I have observed very deeply, watching and watching, comparing several different hatches of chicks, these being of the standard size, light Brahma and Cochins, the Cochins being blue and splash.
At a very early age, there are clear differences between the cockerals and the pullets, of which I have pictures to show the differences. Look closely and you will see the difference of the breeds with the primary (flight (longer)) feathers and tail feathers. Upon maturation to an age where clearly the gender (i.e., wattles and comb) is apparent, these observations have held true. I only have had light Brahma and Cochin for a great comparison. I have noticed, as well though, that these same differences are apparent with the buff Orpingtons that I have incubated and raised. Just some interesting observations that if anyone is interested in looking at, carry forward. These chicks that you see in the pictures were born of the January 31 incubation. The pictures were taken when the chicks were 11 days old. They are now close to the 30 day old mark, and these clear differences in feathers are still extremely apparent. Enjoy the pictures, the pullets all now have very heavy feathering on the tails, on both sexes, much larger than the cockerals. Do have that most wonderful and awesome day, with that great health, Cindi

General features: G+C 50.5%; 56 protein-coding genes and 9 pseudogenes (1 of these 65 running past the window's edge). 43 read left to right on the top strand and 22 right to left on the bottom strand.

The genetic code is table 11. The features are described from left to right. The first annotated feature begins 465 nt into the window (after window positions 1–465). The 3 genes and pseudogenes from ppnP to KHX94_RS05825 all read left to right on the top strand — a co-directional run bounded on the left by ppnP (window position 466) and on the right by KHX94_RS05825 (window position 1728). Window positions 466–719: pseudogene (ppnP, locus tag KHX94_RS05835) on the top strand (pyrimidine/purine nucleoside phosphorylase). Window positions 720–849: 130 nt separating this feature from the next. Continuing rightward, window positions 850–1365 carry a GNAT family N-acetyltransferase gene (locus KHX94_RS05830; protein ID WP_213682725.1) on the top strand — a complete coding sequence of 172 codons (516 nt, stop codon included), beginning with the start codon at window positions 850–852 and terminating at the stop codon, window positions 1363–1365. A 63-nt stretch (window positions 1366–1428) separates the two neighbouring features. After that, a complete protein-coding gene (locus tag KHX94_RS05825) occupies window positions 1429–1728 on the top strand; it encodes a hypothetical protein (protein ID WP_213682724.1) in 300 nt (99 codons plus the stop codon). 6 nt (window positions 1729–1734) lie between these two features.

This is the blue Cochin cockeral, take note of the short wing feathers and very small tailfeathers
This is the blue Cochin pullet, notice the longer wingfeathers and the bigger tailfeathers
This is a splash Cochin cockeral, I had a high number of splash in this hatch, note again, the shorter wing and tail feathers
Another shot of a splash Cochin cockeral
This is a shot of the splash Cochin pullet, notice feathers
This is a different splash Cochin pullet, notice feathers, particularly noticeable on this gal is the long flight feathers
Now on to the light Brahmas, very, very noticeable with this breed, meaning the differences, consistently visible with all sexes of this breed
The light Brahma cockeral
A light Brahma pullet
Just a cool shot of the group when they were moved from their brooding box to the growing area, there was 50 the 73 that hatched out in this batch of youngsters
Just some observations from a gal that spends too much time observing chicks, smiling.